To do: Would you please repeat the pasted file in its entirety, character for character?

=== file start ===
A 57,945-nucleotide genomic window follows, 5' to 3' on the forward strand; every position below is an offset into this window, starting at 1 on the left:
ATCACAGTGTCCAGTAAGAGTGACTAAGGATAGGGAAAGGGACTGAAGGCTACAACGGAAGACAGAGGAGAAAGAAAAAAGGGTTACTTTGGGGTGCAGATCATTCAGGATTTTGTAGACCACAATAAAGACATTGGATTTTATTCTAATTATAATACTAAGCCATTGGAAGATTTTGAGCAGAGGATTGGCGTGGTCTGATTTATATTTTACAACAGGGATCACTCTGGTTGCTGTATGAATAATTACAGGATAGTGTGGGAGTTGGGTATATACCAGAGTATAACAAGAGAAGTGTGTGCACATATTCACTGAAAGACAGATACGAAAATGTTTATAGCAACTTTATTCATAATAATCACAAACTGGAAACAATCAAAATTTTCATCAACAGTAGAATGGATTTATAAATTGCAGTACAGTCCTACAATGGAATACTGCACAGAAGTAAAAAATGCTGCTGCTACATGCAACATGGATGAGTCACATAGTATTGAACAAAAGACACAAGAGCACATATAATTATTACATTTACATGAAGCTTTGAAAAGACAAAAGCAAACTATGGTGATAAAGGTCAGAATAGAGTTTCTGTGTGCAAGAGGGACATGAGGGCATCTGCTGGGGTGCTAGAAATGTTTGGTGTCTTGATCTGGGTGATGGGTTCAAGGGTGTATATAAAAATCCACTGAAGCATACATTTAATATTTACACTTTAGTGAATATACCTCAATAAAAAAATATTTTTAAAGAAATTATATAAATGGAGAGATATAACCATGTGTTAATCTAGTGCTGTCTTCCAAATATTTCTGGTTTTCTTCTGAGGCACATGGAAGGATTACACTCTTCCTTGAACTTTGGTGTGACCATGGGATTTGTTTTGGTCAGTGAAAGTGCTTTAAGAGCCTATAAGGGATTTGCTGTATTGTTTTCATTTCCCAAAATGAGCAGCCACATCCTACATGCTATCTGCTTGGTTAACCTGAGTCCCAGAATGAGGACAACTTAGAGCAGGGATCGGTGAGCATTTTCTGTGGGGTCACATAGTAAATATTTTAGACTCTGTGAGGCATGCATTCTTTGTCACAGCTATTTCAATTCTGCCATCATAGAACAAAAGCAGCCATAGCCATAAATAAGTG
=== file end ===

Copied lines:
A 57,945-nucleotide genomic window follows, 5' to 3' on the forward strand; every position below is an offset into this window, starting at 1 on the left:
ATCACAGTGTCCAGTAAGAGTGACTAAGGATAGGGAAAGGGACTGAAGGCTACAACGGAAGACAGAGGAGAAAGAAAAAAGGGTTACTTTGGGGTGCAGATCATTCAGGATTTTGTAGACCACAATAAAGACATTGGATTTTATTCTAATTATAATACTAAGCCATTGGAAGATTTTGAGCAGAGGATTGGCGTGGTCTGATTTATATTTTACAACAGGGATCACTCTGGTTGCTGTATGAATAATTACAGGATAGTGTGGGAGTTGGGTATATACCAGAGTATAACAAGAGAAGTGTGTGCACATATTCACTGAAAGACAGATACGAAAATGTTTATAGCAACTTTATTCATAATAATCACAAACTGGAAACAATCAAAATTTTCATCAACAGTAGAATGGATTTATAAATTGCAGTACAGTCCTACAATGGAATACTGCACAGAAGTAAAAAATGCTGCTGCTACATGCAACATGGATGAGTCACATAGTATTGAACAAAAGACACAAGAGCACATATAATTATTACATTTACATGAAGCTTTGAAAAGACAAAAGCAAACTATGGTGATAAAGGTCAGAATAGAGTTTCTGTGTGCAAGAGGGACATGAGGGCATCTGCTGGGGTGCTAGAAATGTTTGGTGTCTTGATCTGGGTGATGGGTTCAAGGGTGTATATAAAAATCCACTGAAGCATACATTTAATATTTACACTTTAGTGAATATACCTCAATAAAAAAATATTTTTAAAGAAATTATATAAATGGAGAGATATAACCATGTGTTAATCTAGTGCTGTCTTCCAAATATTTCTGGTTTTCTTCTGAGGCACATGGAAGGATTACACTCTTCCTTGAACTTTGGTGTGACCATGGGATTTGTTTTGGTCAGTGAAAGTGCTTTAAGAGCCTATAAGGGATTTGCTGTATTGTTTTCATTTCCCAAAATGAGCAGCCACATCCTACATGCTATCTGCTTGGTTAACCTGAGTCCCAGAATGAGGACAACTTAGAGCAGGGATCGGTGAGCATTTTCTGTGGGGTCACATAGTAAATATTTTAGACTCTGTGAGGCATGCATTCTTTGTCACAGCTATTTCAATTCTGCCATCATAGAACAAAAGCAGCCATAGCCATAAATAAGTG